Ever since gas prices started rising from those less-than-a-dollar days in 1998, the media has loved the subject. For a while, I've thought of it as overblown, because even a one-dollar increase in gas prices would affect someone's budget by $80/month at 20 gallons per week. However, I finally *get* it now that I've seen the news stories that explain the significance beyond the usual "Can you beeee-leeeeeve how much it cost me to fill my Escalade!?!?" sort of tripe.
Gas prices have a huge ripple effect on everything in our economy. Beacuse we're so dependent on gasoline for everything we do, when gas prices surge it makes it more expensive for wholesalers to move goods. Their price increases get passed on to retailers, and then the consumers are the next to take the hit. And when gas prices start affecting individuals' consumer behavior (as they're just now starting to do, at $4 + per gallon), retailers are hurt by the fact that people go to the mall less, go out to eat less, drive to the beach less, etc. What are those retailers then forced to do? You guessed it. We all suffer, while wonderful regimes like those in Venezuela, Iran, Saudi Arabia, and Nigeria win.
So even though the per mile cost of moving a car is still lower today than it was in 1980 (adjusted for inflation and overall fuel efficiency), according to the NY Times, it's three times higher than it was in 1998. And yes, it matters.
But here's a potential bright side -- maybe higher gas prices will help drive (no pun intended...honestly, notice how I didn't use 'fuel' there) the small-city downtown revival going on in America.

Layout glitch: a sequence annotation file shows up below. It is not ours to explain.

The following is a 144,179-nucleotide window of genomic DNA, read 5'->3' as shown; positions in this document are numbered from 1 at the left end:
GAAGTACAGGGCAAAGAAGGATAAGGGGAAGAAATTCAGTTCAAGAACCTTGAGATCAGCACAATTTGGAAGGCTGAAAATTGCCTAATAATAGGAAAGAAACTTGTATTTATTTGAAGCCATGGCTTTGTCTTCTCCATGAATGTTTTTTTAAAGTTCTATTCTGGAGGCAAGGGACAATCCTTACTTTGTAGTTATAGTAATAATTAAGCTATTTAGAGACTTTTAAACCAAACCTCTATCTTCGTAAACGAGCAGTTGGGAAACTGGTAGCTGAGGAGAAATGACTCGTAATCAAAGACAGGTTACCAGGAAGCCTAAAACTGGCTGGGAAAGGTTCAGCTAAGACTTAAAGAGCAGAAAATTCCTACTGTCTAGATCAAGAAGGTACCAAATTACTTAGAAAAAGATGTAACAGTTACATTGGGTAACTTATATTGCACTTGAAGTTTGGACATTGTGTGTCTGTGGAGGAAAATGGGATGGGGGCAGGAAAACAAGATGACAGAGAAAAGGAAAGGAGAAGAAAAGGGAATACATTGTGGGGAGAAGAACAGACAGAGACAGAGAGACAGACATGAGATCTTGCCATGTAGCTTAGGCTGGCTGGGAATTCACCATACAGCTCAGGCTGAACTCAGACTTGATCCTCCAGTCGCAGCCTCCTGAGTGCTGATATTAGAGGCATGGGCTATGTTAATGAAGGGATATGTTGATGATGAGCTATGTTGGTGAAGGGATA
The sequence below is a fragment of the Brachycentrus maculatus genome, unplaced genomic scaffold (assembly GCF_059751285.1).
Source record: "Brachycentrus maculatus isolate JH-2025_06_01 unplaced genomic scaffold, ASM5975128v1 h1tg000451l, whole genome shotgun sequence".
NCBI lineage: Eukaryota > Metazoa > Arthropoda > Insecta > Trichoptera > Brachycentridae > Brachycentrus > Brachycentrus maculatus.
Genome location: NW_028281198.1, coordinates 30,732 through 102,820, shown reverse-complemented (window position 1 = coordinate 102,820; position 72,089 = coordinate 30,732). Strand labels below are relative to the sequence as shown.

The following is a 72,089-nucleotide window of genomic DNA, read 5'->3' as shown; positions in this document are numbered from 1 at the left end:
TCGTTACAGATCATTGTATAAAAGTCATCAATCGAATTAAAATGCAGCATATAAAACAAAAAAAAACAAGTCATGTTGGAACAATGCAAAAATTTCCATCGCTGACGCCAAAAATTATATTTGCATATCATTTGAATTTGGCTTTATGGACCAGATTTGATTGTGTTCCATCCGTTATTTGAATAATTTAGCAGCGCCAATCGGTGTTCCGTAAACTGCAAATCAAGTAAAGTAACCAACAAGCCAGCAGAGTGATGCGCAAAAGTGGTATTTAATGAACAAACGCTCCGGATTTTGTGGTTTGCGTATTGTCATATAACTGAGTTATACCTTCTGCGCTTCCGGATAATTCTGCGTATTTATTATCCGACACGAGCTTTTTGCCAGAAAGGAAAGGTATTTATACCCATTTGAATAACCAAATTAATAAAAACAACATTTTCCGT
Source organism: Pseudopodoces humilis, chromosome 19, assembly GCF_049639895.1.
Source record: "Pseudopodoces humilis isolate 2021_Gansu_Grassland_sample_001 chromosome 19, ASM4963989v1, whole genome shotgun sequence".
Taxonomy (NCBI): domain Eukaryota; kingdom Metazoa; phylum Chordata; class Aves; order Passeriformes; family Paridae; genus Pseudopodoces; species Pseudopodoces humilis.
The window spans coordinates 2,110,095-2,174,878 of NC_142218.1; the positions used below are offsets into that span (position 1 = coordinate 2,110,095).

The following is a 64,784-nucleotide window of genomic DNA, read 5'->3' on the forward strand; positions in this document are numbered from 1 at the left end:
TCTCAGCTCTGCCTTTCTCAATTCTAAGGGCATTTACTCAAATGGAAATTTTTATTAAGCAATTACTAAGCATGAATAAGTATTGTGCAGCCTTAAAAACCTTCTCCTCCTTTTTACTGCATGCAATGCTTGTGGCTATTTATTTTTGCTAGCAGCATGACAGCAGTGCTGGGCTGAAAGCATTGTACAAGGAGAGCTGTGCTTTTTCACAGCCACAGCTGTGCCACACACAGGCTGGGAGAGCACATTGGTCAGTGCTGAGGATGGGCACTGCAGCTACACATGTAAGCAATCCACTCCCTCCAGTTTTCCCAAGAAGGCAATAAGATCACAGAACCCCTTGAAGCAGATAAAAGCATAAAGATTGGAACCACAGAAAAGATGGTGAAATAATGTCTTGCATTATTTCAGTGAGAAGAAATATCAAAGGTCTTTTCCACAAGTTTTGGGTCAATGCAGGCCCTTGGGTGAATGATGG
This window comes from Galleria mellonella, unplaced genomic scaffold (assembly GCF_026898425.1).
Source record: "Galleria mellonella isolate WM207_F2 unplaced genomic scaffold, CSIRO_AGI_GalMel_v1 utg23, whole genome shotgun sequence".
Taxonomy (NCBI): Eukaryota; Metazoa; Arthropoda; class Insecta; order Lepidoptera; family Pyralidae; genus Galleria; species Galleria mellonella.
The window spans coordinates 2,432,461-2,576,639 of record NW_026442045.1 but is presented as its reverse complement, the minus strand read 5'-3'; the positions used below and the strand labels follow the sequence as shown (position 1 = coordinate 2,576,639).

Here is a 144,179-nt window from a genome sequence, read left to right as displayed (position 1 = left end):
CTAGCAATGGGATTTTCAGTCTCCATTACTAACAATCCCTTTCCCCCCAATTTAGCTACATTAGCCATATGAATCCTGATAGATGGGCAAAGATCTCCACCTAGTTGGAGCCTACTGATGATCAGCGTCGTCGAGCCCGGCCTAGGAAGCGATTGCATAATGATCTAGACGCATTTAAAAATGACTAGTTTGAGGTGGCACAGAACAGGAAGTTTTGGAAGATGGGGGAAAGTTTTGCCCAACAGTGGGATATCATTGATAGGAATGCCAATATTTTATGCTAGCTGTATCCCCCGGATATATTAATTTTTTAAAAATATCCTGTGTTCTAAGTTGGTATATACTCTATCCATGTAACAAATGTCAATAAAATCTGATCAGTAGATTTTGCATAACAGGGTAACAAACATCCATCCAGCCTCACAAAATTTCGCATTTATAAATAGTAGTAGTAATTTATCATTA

Personally, I love the fact that I can walk out my front door and be on Merrimack Street in less than two minutes. Everything I need is right here, and I don't have to sit trapped in a glass-and-steel box to go and get it. Even if gas were free, I would still feel that way. Now that people are starting to act rather than just complain about gas costs (the people who track this stuff are starting to notice decreases in both total gasoline purchased and in miles driven by Americans), maybe it will drive them back from the suburbs and exurbs into the naturally beautiful small cities that have mostly been left to rot for the past few generations.
In most cases, everything these cities need is already there -- beautiful old brick buildings, nice parks, churches, schools, etc. What's missing in many cases, however, is a critical mass of people who live and stay without pushing out to the suburbs for more land and open space.
As obsessed as we Americans are with gas prices (just try watching cable news for more than ten minutes without hearing about it), maybe we'll start acting on it, and there will be spillover benefits for the environment and the strength of our communities.